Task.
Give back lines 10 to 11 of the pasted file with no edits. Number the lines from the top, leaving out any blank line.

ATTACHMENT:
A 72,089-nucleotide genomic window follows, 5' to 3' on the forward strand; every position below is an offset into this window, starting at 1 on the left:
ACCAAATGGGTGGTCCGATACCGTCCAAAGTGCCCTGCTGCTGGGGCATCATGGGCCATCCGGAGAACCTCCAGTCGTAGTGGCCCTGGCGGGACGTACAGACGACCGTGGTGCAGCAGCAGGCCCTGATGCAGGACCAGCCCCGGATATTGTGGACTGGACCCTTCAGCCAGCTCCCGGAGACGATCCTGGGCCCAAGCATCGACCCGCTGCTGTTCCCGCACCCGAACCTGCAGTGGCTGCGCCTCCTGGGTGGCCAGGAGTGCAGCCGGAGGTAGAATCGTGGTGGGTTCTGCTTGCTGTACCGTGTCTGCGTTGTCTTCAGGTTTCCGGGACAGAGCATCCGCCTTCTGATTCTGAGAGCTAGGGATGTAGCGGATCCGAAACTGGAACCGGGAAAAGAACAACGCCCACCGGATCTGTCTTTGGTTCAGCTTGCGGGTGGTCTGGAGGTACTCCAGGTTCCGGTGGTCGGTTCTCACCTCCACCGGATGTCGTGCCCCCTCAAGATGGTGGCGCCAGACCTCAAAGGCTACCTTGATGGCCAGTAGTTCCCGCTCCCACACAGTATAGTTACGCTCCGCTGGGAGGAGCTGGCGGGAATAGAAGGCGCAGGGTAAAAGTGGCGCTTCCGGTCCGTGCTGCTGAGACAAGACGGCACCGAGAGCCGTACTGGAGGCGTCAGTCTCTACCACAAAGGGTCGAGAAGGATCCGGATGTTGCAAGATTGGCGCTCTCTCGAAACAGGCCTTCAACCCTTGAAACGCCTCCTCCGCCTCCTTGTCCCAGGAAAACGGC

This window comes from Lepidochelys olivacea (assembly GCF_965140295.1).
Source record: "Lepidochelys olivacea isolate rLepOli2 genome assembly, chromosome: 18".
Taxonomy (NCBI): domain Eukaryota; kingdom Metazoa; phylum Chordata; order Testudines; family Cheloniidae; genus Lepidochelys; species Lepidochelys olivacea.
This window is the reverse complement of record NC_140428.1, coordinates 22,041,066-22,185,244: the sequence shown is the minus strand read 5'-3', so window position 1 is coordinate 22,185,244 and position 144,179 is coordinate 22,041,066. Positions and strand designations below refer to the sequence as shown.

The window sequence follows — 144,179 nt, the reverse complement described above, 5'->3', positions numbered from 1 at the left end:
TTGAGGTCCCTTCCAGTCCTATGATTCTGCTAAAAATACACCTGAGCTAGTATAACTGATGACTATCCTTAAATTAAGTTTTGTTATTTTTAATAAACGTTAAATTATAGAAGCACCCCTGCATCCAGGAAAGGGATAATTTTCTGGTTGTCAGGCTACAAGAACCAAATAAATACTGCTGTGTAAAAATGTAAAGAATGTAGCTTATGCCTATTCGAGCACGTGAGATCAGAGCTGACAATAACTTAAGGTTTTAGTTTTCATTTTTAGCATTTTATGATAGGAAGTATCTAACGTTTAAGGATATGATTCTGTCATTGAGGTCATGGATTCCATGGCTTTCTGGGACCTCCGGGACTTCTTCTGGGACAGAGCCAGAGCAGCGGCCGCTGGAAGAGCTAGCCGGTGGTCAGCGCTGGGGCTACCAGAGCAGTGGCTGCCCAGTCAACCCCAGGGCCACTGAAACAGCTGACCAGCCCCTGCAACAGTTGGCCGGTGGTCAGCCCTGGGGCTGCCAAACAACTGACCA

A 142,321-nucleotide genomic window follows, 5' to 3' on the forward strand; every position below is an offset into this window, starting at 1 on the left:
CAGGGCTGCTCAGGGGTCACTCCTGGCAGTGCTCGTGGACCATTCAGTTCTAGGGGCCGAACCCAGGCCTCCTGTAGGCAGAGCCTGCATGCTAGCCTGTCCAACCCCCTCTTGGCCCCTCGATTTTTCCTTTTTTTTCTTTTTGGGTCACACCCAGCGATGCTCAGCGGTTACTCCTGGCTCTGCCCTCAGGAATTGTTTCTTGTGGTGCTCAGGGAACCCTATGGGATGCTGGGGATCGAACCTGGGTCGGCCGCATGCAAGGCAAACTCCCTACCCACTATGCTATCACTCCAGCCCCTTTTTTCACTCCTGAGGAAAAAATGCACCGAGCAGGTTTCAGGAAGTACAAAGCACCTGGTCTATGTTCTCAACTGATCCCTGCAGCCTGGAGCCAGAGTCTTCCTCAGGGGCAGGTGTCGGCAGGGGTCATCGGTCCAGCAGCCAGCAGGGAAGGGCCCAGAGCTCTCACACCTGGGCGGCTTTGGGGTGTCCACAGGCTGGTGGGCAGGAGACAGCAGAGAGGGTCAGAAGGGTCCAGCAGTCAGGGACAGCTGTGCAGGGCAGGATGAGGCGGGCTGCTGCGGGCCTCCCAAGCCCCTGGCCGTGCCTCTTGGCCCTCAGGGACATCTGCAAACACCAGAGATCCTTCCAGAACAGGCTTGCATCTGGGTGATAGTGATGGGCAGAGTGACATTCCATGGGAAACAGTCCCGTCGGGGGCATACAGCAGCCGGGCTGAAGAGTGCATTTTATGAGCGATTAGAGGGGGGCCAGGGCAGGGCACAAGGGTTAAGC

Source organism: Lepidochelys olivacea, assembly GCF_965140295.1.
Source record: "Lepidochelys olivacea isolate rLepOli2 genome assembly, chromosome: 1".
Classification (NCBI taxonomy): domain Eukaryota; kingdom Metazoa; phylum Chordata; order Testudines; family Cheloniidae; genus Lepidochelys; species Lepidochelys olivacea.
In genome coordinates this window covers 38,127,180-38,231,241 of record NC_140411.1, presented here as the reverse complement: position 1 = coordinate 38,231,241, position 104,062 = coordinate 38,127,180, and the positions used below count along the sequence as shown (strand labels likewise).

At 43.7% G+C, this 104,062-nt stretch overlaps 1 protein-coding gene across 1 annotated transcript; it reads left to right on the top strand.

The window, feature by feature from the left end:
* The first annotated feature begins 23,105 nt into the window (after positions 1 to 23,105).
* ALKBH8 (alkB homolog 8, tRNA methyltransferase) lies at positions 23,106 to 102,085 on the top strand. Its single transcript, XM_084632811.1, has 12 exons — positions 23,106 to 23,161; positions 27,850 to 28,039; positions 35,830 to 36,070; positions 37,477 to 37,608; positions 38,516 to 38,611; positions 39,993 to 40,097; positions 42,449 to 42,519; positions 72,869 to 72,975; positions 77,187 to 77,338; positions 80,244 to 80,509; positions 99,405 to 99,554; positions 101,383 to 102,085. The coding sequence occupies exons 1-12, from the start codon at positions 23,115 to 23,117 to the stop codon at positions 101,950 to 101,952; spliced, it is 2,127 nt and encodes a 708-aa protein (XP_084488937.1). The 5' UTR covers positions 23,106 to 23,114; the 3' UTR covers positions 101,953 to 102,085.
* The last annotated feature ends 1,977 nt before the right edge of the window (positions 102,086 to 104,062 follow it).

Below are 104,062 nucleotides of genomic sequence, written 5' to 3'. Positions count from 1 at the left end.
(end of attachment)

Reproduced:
CAGGGCTGCTCAGGGGTCACTCCTGGCAGTGCTCGTGGACCATTCAGTTCTAGGGGCCGAACCCAGGCCTCCTGTAGGCAGAGCCTGCATGCTAGCCTGTCCAACCCCCTCTTGGCCCCTCGATTTTTCCTTTTTTTTCTTTTTGGGTCACACCCAGCGATGCTCAGCGGTTACTCCTGGCTCTGCCCTCAGGAATTGTTTCTTGTGGTGCTCAGGGAACCCTATGGGATGCTGGGGATCGAACCTGGGTCGGCCGCATGCAAGGCAAACTCCCTACCCACTATGCTATCACTCCAGCCCCTTTTTTCACTCCTGAGGAAAAAATGCACCGAGCAGGTTTCAGGAAGTACAAAGCACCTGGTCTATGTTCTCAACTGATCCCTGCAGCCTGGAGCCAGAGTCTTCCTCAGGGGCAGGTGTCGGCAGGGGTCATCGGTCCAGCAGCCAGCAGGGAAGGGCCCAGAGCTCTCACACCTGGGCGGCTTTGGGGTGTCCACAGGCTGGTGGGCAGGAGACAGCAGAGAGGGTCAGAAGGGTCCAGCAGTCAGGGACAGCTGTGCAGGGCAGGATGAGGCGGGCTGCTGCGGGCCTCCCAAGCCCCTGGCCGTGCCTCTTGGCCCTCAGGGACATCTGCAAACACCAGAGATCCTTCCAGAACAGGCTTGCATCTGGGTGATAGTGATGGGCAGAGTGACATTCCATGGGAAACAGTCCCGTCGGGGGCATACAGCAGCCGGGCTGAAGAGTGCATTTTATGAGCGATTAGAGGGGGGCCAGGGCAGGGCACAAGGGTTAAGC

Source organism: Lepidochelys olivacea, assembly GCF_965140295.1.